Elizabeth Rosner is the author of The Speed of Light, which has been translated into nine languages and was awarded the Harold U. Ribalow Prize administered by Hadassah Magazine and judged by Elie Wiesel. It was short-listed for France’s Prix Femina and the recipient of the Prix France Bleu Gironde. Rosner also received the 2002 Great Lakes Colleges New Writer’s Award for Fiction. Her second novel Blue Nude was named a 2006 Best Book by the San Francisco Chronicle. Her essays have been published by the New York Times Magazine, Elle, the Forward, Huffington Post, and many anthologies. She is a frequent book reviewer for the San Francisco Chronicle and the Los Angeles Review of Books.
Rosner's new novel is Electric City.
From her Q & A with Caroline Leavitt:
What sparked you to write this particular book? How was the process different from any of your other fine novels?Visit Elizabeth Rosner's website.
It may seem strange to say this, because my previous two novels are both quite autobiographical (and in fact I often refer to them as "emotionally autobiographical"), but the initial spark for ELECTRIC CITY happened when I realized that I hadn't yet written a novel about the place in which I grew up. At the age of sixteen, after graduating a year early from high school, I got a scholarship to study for a year in the Philippines, and I seized the opportunity to "get as far from home as I could without leaving the planet." (This is a line from one of my poems in GRAVITY called "Keeping Kosher in the Philippines.") The truth is, not writing about Schenectady, New York had a lot to do with having fled from there at a young age, with no desire to return.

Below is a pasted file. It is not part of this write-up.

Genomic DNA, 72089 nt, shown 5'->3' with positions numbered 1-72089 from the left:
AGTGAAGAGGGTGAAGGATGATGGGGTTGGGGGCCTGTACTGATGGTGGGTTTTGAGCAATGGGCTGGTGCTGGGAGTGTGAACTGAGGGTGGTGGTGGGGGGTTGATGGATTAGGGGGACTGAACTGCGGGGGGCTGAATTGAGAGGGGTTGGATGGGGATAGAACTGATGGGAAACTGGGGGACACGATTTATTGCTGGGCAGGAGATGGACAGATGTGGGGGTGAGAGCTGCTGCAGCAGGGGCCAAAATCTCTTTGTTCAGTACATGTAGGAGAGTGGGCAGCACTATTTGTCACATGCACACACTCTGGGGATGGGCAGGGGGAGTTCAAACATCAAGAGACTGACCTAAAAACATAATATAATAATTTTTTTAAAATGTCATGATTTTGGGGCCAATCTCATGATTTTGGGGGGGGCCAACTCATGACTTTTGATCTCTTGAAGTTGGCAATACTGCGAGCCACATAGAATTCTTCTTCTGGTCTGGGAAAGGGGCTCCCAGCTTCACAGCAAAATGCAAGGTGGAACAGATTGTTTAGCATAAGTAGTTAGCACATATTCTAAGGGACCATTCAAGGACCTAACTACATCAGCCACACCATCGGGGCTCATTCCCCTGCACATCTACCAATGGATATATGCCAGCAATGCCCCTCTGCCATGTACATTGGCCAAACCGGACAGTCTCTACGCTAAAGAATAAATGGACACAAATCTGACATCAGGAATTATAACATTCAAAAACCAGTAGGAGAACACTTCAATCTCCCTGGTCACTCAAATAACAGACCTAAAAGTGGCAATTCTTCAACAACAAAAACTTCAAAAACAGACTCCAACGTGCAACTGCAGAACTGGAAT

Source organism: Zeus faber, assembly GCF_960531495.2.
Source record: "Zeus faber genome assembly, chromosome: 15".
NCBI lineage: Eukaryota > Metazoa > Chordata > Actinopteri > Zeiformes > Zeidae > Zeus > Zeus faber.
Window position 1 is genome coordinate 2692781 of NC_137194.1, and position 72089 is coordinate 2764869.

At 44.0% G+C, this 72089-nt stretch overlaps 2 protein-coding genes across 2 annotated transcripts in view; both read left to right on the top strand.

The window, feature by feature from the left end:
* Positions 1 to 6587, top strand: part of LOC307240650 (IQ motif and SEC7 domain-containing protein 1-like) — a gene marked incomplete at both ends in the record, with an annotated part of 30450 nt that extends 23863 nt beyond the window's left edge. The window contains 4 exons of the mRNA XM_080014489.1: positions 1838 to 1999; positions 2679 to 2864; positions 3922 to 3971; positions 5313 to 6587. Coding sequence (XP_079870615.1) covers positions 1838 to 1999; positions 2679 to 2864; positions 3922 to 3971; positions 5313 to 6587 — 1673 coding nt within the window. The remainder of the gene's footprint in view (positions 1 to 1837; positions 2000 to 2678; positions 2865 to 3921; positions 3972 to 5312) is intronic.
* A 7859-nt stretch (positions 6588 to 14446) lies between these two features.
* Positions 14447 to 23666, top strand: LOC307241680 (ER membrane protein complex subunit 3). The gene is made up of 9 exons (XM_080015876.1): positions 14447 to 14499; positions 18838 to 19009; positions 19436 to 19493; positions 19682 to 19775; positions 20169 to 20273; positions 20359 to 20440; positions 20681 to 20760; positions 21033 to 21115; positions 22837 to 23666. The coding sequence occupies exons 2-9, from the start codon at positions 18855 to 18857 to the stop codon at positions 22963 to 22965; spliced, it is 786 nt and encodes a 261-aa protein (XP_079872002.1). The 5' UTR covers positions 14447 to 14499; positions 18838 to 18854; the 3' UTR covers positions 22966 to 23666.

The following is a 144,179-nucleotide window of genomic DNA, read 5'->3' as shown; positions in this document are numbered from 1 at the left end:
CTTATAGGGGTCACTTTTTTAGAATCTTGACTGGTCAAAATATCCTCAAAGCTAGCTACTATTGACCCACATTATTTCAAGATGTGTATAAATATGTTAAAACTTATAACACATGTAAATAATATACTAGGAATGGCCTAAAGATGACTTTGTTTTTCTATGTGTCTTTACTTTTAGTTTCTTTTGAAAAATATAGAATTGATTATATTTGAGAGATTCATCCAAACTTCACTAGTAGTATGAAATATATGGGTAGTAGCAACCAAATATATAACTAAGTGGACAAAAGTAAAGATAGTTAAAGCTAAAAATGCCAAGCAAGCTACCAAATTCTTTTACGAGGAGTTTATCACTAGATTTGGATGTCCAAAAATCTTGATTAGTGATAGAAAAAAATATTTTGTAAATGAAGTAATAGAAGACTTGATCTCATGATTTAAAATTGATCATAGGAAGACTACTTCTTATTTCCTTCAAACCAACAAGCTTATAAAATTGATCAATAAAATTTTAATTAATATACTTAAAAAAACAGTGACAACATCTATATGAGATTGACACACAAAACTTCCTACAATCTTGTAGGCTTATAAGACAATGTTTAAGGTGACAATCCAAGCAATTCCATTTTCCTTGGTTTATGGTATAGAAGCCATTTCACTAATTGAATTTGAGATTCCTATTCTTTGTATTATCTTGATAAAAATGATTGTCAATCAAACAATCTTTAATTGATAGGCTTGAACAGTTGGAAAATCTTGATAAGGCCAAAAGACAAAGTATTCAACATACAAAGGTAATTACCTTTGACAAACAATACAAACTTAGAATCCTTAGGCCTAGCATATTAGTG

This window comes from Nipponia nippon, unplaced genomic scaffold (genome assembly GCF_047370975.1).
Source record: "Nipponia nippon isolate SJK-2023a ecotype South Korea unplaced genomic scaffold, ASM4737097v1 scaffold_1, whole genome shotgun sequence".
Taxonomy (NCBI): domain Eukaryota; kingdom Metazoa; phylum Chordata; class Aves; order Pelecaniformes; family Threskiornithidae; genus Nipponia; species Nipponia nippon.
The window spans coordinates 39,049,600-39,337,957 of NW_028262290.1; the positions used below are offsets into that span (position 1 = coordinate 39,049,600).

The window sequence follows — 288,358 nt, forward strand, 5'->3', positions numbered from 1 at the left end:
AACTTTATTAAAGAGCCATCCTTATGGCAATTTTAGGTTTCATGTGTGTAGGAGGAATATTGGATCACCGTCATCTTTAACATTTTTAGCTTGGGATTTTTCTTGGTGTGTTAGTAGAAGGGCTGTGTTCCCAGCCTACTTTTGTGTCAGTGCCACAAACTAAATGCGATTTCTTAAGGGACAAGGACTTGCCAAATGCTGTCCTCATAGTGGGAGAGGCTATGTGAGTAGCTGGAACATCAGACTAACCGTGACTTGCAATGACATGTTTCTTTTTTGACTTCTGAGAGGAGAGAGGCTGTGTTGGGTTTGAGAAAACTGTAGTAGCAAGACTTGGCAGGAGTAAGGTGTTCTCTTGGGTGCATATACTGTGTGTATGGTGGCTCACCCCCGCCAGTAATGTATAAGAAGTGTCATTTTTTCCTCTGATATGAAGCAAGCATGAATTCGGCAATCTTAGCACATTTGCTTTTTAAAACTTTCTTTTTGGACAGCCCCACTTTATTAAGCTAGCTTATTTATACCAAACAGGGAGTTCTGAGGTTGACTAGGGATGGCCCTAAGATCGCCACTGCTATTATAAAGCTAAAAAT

And yet, in my late 40s, it occurred to me that I could finally look back at my hometown with a liberating mix of curiosity and forgiveness. Suddenly I became altogether fascinated by the place, discovering that it possessed many more layers of history and personality and cultural complexity than I had ever been able to recognize. I quickly found myself wanting to burrow into those strata as though in search of secret treasures. The process became profoundly research-driven at times, especially because I was incorporating historical figures into my work. This was certainly new for me, often more than a little intimidating. And yet as I had done while creating my previous novels, I also had to...[read on]
The Page 69 Test: Electric City.